Discuss with your kids what you, as a family, value the most. It might not be what their friend's families value.
Taxes and Expenses: As your child gets older, then it is a good idea that they have some sense of how much they might earn for different jobs. This allows you to open up the conversation about paying bills and tax. We need kids to appreciate that if someone earns £50,000 (say), they can’t simply go out and spend £50,000. A lot of that money will go towards paying tax, rent / mortgage and bills.
I remember when I first got my graduate job and was told the salary. I kept thinking I’d buy a nice car. It wasn’t until I experienced the pain of paying tax and bills that I realised it would be quite a while before I’d be able to get a nice car.
Power and happiness: Just because someone earns a lot of money, doesn’t make them ‘powerful’ or ‘happier’. Many people who work in high-paying jobs actually say they have low levels of job satisfaction (which is linked to happiness). Whereas, teachers, nurses and firefighters have a high level of job satisfaction, as they feel they are making a big difference. Sadly, not all jobs get paid as much as they may deserve.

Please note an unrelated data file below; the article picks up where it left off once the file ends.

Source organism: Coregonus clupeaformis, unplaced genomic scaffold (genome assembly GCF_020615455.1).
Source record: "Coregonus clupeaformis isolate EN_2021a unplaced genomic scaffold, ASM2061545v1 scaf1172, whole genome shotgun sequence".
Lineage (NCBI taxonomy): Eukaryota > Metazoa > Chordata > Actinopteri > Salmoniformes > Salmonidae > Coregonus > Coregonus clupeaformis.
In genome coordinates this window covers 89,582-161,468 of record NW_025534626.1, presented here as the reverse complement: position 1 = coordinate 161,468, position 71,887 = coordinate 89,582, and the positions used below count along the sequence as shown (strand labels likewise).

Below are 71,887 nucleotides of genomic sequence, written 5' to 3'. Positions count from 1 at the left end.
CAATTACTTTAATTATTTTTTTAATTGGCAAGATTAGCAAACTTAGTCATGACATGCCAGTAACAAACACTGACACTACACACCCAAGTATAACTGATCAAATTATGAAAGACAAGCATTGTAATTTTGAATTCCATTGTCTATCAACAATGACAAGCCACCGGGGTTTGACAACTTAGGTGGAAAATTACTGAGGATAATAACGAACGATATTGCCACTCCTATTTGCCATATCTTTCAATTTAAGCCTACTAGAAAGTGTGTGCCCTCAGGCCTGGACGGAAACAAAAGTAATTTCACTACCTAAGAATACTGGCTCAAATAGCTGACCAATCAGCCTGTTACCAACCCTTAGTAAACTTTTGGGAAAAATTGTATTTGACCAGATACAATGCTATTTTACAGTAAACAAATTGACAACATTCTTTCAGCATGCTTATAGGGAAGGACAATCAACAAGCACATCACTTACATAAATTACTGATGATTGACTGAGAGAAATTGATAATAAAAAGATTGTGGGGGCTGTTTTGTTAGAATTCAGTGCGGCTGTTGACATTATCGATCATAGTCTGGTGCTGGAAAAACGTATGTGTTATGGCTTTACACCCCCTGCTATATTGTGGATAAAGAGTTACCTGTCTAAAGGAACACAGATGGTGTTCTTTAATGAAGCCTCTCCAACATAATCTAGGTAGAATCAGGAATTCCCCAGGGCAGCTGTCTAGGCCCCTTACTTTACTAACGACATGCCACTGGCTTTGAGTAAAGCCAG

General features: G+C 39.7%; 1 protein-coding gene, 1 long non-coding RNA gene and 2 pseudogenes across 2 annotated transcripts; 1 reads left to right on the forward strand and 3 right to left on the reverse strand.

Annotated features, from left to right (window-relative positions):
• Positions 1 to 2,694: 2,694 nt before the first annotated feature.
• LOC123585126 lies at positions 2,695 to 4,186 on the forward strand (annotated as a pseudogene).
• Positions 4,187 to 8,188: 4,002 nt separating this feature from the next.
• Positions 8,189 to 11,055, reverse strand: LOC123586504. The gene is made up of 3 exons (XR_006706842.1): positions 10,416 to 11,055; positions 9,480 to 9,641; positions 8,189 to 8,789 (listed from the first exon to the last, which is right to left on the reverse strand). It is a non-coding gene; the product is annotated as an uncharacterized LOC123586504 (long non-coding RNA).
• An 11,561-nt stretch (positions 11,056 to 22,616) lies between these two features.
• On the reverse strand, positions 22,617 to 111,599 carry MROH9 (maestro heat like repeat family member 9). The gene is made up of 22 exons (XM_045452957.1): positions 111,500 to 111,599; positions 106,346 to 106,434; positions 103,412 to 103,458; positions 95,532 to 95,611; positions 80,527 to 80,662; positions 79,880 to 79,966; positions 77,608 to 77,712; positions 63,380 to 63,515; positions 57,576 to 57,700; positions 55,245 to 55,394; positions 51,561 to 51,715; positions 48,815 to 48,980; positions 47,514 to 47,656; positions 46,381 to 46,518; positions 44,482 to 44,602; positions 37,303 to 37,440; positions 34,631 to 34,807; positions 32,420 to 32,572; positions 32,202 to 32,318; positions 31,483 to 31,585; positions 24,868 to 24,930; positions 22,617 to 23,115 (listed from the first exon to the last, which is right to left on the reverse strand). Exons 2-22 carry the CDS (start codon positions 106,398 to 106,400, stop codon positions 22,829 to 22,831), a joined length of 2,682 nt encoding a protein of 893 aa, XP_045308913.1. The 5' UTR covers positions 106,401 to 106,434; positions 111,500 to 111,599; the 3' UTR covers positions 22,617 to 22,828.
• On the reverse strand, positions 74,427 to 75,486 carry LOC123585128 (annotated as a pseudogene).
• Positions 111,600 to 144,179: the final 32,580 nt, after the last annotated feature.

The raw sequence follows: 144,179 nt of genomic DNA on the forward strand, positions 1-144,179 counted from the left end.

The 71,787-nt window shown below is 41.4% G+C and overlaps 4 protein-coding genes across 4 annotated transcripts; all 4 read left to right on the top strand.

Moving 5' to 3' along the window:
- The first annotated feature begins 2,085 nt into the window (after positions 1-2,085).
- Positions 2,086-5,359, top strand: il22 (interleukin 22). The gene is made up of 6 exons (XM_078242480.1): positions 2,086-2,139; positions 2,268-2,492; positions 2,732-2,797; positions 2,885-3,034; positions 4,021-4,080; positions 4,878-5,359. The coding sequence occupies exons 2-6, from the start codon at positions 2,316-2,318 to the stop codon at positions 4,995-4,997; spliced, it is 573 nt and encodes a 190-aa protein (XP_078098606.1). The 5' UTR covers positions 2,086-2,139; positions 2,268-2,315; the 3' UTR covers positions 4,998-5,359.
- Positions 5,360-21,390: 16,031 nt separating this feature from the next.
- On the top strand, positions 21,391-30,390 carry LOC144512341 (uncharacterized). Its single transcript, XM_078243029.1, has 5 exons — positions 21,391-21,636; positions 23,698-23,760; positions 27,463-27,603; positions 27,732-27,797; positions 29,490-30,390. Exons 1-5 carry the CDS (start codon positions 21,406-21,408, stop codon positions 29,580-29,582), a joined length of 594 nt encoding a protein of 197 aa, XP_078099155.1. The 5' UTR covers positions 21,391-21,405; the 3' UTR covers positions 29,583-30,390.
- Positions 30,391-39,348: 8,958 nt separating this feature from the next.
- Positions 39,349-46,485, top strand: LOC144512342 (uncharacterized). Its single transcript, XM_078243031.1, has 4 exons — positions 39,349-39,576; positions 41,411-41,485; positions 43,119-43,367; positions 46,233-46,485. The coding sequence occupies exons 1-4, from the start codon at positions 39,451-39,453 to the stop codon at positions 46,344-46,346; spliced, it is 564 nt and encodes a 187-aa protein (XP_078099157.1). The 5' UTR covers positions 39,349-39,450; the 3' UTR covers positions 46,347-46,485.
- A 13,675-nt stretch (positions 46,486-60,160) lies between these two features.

We really don’t want kids to think that they shouldn’t respect certain people just because they don't earn a lot. It shouldn't matter how much someone earns, you should treat everyone with respect.
Personally, I say to my daughters, “I hope you have money in the future but I care more that you do what makes you happy and you are kind and respectful to everyone.”
Whilst it’s not essential for kids to know your salary, it is important they don’t focus just on how much someone earns.
If they ask the question, 'How much do you earn?', first find out why they asked it and then use it as a teachable moment to discuss:
Rich vs Wealth
Family money values
Taxes and expenses
Power and happiness.
I hope this blog has helped you think about what you would say if your kids ask you ‘How much do you earn?’. I would love to hear your thoughts or experiences on this topic in the comments.
Thanks for reading! Don’t forget to share and subscribe below.
P.s. any children’s birthday parties coming up? Why not buy the birthday boy/girl a copy of Grandpa’s Fortune Fables so they can start learning about money in a fun way.